Here, we sequenced and analysed the genomes of four species of this complex with nuclear DNA contents spanning 110- 422 Mbp. To establish the likely mechanisms of genome size change, we analysed both sequencing read libraries and assemblies for signatures of polyploidy and repetitive element content. We also compared these genomes to that of B. calyciflorus, the closest relative with a sequenced genome (293 Mbp nuclear DNA content). Despite the very large differences in genome size, we saw no evidence of ploidy level changes across the B. plicatilis complex. However, repetitive element content explained a large portion of genome size variation (at least 54%). The species with the largest genome, B. asplanchnoidis, has a strikingly high 44% repetitive element content, while the smaller B. plicatilis genomes contain between 14% and 25% repetitive elements. According to our analyses, the B. calyciflorus genome contains 39% repetitive elements, which is substantially higher than previously reported (21%), and suggests that high repetitive element load could be widespread in monogonont rotifers.

Recommended citation: Blommaert J., Riss S., Heacox-Lea B., Mark-Welch D., Stelzer CP. (2019). "Small, but surprisingly repetitive genomes: Transposon expansion and not polyploidy has driven a doubling in genome size in a metazoan species complex ." BMC Genomics https://bmcgenomics.biomedcentral.com/articles/10.1186/s12864-019-5859-y

The genomes of two key bumblebee species with primitive eusocial organization

Published in Genome Biology, 2015

These two bumblebee genomes provide a foundation for post-genomic research on these key pollinators and insect societies. Overall, gene repertoires suggest that the route to advanced eusociality in bees was mediated by many small changes in many genes and processes, and not by notable expansion or depauperation.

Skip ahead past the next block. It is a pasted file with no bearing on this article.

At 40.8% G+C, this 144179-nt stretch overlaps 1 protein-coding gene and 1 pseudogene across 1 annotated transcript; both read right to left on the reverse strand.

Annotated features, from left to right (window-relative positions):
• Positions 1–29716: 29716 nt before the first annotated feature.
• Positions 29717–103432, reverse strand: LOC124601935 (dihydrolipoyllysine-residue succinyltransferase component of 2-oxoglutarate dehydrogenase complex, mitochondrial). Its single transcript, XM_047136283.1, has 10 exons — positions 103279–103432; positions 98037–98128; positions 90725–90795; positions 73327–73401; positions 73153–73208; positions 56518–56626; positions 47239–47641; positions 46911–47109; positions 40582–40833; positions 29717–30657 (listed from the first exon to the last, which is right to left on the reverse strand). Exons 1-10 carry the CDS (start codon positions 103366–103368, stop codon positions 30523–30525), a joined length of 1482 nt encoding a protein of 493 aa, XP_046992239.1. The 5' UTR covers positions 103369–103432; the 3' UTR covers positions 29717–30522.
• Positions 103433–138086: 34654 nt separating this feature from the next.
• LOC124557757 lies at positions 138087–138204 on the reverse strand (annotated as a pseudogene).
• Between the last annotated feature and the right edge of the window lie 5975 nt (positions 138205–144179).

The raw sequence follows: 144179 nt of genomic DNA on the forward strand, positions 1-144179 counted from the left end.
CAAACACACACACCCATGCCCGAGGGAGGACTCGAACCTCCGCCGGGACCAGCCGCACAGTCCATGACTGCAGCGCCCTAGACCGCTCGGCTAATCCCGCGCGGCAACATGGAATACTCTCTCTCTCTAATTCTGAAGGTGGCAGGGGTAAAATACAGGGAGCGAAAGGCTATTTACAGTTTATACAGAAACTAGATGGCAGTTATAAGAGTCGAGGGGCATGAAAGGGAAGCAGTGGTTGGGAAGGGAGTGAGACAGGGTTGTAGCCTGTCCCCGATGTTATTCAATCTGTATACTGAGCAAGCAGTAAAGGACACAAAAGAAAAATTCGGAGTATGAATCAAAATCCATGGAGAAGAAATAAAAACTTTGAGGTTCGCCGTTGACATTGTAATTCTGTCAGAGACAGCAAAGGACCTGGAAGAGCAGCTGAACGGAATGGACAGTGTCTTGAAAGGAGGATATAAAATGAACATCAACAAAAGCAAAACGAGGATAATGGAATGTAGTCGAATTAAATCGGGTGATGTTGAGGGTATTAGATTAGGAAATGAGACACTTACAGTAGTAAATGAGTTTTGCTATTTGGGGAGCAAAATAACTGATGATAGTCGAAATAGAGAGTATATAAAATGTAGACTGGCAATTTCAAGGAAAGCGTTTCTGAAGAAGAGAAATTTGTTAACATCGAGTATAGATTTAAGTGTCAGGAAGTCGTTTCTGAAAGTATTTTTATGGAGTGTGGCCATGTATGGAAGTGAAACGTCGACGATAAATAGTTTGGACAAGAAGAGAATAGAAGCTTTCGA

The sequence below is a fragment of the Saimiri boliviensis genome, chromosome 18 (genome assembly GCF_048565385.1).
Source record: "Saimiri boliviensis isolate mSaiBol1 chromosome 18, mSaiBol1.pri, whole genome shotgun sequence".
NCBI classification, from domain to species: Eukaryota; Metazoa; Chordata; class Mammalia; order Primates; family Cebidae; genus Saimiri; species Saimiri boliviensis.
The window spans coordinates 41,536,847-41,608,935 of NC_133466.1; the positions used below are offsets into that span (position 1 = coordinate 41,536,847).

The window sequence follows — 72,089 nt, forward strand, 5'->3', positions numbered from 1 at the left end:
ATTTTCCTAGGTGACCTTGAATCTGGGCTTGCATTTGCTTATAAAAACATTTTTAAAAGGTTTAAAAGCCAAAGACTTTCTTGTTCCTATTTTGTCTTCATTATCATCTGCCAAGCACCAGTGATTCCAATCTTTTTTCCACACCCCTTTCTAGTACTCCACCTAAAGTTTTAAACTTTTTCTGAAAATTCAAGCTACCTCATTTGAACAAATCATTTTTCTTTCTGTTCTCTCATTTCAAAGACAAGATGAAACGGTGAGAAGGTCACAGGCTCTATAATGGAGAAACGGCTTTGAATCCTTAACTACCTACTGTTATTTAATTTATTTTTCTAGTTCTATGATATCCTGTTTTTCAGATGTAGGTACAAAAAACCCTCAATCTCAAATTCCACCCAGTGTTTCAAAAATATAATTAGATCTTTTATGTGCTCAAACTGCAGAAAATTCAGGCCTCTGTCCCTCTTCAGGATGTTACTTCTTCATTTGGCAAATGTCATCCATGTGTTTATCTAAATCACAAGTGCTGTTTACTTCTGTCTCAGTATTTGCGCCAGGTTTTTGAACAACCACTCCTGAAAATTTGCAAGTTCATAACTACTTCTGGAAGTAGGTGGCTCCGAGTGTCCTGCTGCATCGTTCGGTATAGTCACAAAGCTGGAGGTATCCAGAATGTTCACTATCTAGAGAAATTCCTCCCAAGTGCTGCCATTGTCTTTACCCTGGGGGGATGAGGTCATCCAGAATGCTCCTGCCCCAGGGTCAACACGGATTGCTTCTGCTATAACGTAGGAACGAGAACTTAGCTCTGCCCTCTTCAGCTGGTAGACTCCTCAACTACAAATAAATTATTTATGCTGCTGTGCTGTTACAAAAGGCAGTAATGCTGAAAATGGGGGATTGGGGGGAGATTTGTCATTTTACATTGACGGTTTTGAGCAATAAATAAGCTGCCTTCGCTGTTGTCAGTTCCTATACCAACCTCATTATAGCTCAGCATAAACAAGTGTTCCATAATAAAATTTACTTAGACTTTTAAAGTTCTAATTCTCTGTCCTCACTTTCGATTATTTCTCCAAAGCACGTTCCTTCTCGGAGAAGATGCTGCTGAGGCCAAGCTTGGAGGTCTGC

Recommended citation: Sadd, Ben M, et al. (2015). "The genomes of two key bumblebee species with primitive eusocial organization." Genome Biology. 16(76). https://genomebiology.biomedcentral.com/articles/10.1186/s13059-015-0623-3

Impacts of supernumerary genomic elements on hatching rate in a rotifer and implications for meiotic drive

Published in INPREP, 2000

This paper considers evidence for meiotic drive in rotifers by estimating proportions of genome sizes in haploid male rotifers and their eggs, compared to expected GS proportions in the absence of drive.

Recommended citation: Blommaert J., Stelzer CP. (in prep). "Impacts of supernumerary genomic elements on hatching rate in a rotifer and implications for meiotic drive ." in prep

Genomic causes of large intraspecific genome size variation in a species of rotifer

Published in INPREP, 2000

Here, we investigate the causes of large instraspecific genome size variation in Brachionus asplanchnoidis, a species within the B. plicatilis species complex. Previous work suggests this to be largely caused by B-chromosomes, here we analyse their number and content across a species

Recommended citation: Blommaert J., Heacox-Lea B., Mark-Welch D., Stelzer CP. (in prep). "Genomic causes of large intraspecific genome size variation in a species of rotifer." in prep